With a grey cloud seemingly hovering over my head and following my every move, I fiddled around in my kitchen. When Delilah left, I had a bath. Whilst wrapping a towel around me, I felt a need to call the Oracle, Simon, that instant. ‘Thanks for last night Simon’ I weakly said. ‘My pleasure sweetie’ he replied ‘I’m just lying in bed watching Barbara Streisand videos.’ This immediately struck a chord with me. ‘How very strange’ I hastily responded and told him what had happened. We both got goosebumps and instantaneously he played the very song on YouTube through the phone to me. I listened intently to the words, tears once again streaming down my already sodden face. The song was the climax to the film ‘A Star is Born’ and it signified a woman’s love of a partner who had died and how she was always going to love him but was going to survive and to move forward. You could say it was a coincidence but although I know the words weren’t exactly reflective, the relevance was all about the sentiment and the emotion. I like to think that it was a message sent from Dougie as if to say that all was OK, love was abound and go live my life.
I can’t say that the depth of my sorrow dispersed from that moment on but it gave me the strength to do some simple things that seemed to previously be as unsurmountable as climbing Mount Everest in my high heels … I summoned up the courage to pack away his medicines, put his water bowl in a cupboard and place his beds under the spare one in the other bedroom (his favourite sleeping place). I carried around his photograph from room to room and whenever I ventured out I kept his collar and tag in my pocket but, little steps…
Three weeks have nearly passed. I miss his very presence. Whenever I get a wobble, I think how sad Dougie would be if I was upset and how it would hamper him on his journey to future happiness and visa versa. This notion seems to give me a great deal of strength. I thankfully no longer break down at the mere mention of his name, I can hear upbeat music without rapidly reaching to turn the radio off and I have managed to undertake one meeting without reference to Dougie’s passing.
Last week I was visited by the delightful Anna. She brought Dougie’s ashes home. That was another emotional mountain to climb. A couple of days later, on Friday, it was Dougie’s birthday and we buried his ashes in a beautiful blue pot planted with tumbling forget-me- knots. We raised a glass and gave a toast to his wonderful life. I have one significant peak left to climb… to live each day as it comes.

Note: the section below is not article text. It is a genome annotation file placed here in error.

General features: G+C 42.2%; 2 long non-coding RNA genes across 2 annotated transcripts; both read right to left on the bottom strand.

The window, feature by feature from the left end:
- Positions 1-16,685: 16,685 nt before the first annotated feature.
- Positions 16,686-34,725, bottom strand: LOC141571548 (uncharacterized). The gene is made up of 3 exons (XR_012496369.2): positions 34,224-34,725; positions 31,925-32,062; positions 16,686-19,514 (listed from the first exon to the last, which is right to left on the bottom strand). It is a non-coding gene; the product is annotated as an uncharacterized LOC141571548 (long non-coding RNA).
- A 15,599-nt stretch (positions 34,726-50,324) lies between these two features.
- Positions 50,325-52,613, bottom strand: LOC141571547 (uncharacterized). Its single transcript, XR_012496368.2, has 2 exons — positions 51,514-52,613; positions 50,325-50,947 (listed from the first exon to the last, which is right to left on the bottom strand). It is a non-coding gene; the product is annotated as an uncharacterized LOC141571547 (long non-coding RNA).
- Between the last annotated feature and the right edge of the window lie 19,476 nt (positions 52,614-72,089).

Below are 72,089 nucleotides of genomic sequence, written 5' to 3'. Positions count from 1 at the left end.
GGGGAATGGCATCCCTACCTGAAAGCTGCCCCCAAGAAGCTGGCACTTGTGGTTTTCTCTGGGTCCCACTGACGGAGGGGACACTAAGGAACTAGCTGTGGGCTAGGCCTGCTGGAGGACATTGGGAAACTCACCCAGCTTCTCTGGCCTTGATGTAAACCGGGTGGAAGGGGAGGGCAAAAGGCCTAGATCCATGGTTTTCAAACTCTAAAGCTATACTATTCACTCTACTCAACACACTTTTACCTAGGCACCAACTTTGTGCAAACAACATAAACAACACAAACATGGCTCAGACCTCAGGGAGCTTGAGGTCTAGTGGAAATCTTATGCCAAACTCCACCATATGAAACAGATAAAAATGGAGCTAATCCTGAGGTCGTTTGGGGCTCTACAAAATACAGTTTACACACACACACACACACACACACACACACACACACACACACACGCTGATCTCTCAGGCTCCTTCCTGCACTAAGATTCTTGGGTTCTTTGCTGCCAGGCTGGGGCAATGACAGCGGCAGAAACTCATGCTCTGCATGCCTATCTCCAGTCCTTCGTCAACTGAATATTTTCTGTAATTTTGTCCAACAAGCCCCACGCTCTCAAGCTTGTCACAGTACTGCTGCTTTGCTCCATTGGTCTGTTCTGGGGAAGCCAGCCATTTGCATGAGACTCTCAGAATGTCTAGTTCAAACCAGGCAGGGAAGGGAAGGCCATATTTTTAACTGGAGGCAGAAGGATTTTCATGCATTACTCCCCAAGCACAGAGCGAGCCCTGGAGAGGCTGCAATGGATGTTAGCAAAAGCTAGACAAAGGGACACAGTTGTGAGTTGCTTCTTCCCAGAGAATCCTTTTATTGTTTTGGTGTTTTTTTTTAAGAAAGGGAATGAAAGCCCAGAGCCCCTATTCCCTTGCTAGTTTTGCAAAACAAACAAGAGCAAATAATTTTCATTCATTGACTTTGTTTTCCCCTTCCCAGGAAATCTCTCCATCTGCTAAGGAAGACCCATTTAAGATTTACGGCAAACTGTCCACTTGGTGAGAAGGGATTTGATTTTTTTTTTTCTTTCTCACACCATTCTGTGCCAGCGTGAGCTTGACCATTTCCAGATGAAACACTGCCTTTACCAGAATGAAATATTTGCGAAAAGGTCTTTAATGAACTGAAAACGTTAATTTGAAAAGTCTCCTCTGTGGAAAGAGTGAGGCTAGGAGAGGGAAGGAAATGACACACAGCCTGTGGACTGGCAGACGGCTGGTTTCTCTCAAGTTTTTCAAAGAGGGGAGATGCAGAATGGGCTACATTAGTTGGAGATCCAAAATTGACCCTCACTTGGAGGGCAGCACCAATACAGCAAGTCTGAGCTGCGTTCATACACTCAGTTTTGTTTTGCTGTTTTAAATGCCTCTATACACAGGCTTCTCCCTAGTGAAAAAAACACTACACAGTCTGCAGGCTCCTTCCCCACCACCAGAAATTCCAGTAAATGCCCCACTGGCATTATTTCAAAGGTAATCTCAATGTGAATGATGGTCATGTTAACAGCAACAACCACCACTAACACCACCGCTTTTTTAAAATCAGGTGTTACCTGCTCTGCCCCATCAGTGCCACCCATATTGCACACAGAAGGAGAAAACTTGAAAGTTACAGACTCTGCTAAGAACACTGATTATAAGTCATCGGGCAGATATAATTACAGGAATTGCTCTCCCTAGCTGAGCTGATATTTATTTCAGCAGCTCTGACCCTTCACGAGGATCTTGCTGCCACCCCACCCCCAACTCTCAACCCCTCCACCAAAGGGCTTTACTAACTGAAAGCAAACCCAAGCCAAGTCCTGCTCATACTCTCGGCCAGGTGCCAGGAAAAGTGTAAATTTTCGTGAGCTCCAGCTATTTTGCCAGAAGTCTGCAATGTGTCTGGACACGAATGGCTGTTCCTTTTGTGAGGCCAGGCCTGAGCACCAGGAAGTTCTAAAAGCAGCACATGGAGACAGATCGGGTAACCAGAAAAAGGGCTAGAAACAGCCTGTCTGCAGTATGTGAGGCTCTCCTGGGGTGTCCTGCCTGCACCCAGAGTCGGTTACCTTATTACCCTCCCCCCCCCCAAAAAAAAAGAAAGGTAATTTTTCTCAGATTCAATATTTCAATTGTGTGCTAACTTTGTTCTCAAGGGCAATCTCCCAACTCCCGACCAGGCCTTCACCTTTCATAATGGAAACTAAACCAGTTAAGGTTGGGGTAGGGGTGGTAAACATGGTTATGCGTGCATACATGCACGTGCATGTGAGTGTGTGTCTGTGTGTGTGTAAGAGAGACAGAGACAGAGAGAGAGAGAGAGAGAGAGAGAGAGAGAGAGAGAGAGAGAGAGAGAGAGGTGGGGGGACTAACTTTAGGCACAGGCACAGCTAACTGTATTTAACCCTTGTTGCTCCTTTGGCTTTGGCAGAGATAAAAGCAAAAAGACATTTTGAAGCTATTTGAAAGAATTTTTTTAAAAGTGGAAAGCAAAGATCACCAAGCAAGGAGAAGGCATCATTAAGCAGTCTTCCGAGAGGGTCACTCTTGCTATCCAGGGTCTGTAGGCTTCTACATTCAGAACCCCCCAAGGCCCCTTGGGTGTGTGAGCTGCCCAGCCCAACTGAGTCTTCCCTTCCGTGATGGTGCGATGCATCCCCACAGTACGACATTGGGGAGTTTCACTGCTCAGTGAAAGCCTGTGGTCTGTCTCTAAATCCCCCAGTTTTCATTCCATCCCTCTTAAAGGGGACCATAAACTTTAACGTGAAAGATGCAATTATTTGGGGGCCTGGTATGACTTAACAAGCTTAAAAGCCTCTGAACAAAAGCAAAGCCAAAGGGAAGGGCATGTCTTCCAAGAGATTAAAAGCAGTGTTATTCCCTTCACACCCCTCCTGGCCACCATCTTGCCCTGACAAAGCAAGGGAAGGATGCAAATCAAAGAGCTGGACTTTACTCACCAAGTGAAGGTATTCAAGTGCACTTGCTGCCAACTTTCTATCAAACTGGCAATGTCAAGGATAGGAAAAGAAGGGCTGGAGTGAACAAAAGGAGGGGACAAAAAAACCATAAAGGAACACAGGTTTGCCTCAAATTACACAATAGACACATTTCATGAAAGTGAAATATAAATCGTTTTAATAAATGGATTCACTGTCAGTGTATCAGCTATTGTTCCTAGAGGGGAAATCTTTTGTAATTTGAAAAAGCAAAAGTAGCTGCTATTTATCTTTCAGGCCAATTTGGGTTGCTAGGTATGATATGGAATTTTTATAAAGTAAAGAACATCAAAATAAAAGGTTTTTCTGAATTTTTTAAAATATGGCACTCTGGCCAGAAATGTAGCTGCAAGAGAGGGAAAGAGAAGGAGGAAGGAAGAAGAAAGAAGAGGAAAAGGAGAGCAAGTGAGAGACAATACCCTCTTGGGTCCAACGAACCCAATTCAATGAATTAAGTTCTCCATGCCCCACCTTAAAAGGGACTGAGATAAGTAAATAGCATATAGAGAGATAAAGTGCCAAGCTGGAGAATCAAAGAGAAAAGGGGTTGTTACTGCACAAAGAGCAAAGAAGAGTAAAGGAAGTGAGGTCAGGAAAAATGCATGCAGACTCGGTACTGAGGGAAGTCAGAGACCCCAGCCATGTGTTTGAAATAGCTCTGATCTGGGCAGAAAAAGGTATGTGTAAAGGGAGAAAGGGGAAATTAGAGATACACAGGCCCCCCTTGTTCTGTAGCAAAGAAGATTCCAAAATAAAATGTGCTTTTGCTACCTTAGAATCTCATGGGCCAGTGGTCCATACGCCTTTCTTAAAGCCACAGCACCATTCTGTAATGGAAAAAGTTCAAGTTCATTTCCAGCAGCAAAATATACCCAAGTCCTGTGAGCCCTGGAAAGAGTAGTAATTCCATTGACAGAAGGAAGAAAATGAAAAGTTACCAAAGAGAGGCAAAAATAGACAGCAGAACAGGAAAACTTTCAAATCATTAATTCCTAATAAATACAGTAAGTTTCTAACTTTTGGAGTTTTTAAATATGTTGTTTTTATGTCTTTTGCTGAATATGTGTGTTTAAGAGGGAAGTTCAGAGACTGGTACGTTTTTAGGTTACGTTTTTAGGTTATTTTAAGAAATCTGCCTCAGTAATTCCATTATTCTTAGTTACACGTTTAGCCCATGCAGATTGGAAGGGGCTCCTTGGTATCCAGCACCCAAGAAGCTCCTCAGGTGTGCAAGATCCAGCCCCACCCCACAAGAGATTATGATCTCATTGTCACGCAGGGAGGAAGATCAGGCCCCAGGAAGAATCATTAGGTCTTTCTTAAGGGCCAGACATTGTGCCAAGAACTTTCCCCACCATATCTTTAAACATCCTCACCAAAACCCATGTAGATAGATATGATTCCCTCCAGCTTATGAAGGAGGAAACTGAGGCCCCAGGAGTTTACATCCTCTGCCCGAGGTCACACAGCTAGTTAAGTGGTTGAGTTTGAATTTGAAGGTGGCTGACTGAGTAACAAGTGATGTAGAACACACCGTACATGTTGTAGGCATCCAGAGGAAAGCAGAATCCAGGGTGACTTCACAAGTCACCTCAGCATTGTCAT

To try my best to fill the void, create some new memories and build a fresh routine – a summit I have to reach in order to, once again, be able to stand tall and see the glorious views.
I can appreciate now that it was simply his time. I nurtured him willingly and I would do it all again in a heartbeat. My parting gift was an act of kindness by helping him along his way, completely stress free, before he felt any more poorly and ultimately, any pain. However hard that was, it was the only thing to do. His parting gift to me… his love for all time.
He is now with his doggie friends; Mally Dog, Mr Stanley, Cassie, Shim and Tessa to name but a few and he is also free from his physical restraints and no doubt will be restored to the time when he was most agile, bright eyed and of perfect hearing.
To sum up his character spanning his life. In his early years… playful, noisy, handsome, alpha male, protective, friendly, ‘ladies man’, bossy, adventurous and into his senior years… affectionate, chilled, gentle, instinctive, caring, stoic, accepting, trusting and still very handsome.
Love is simply love. Whether this be with a person, dog, cat or even a goldfish. So, should I hear someone say or question how I could be so touched ‘as after all he was just a dog’. My answer will be ‘Ah, but he was a dog who gave unconditional love and loyalty and he had the most beautiful spirit.’ Now isn’t that what everyone wishes for in a companion?
I feel proud and honoured, blessed to have shared my life with him. We had a connection the moment we met and we will remain connected throughout time. He still has the most beautiful spirit. His life as much as his passing, needs to be recorded and I hope you too find a companion as wonderful as Dougie, my perfect little boy, large furry ears and yapping included.
1st June 1995 – 17th May 2012
I feel that I may have been somewhat indulgent, openly sharing the nostalgic journey of “Douglas ‘and me’”. I hope you will forgive my indulgence as writing this short story has helped me immeasurably. I also hope that I have shared just what made Doug the Dug, Douglas and Dougie so very special and that should you wish, you may like to spare a loving thought for him. And, for those of you who own a pet and have either faced or will undoubtedly face the same situation… some may not feel as acutely, some may totally be able to relate – either way, my wish is to provide some hope that with time and direction, by focusing on the love you shared and the desire of you both for each to go on to lead fulfilled lives, whether this be on earth or in spirit, the sense of loss will subside and will eventually be replaced by eternal love.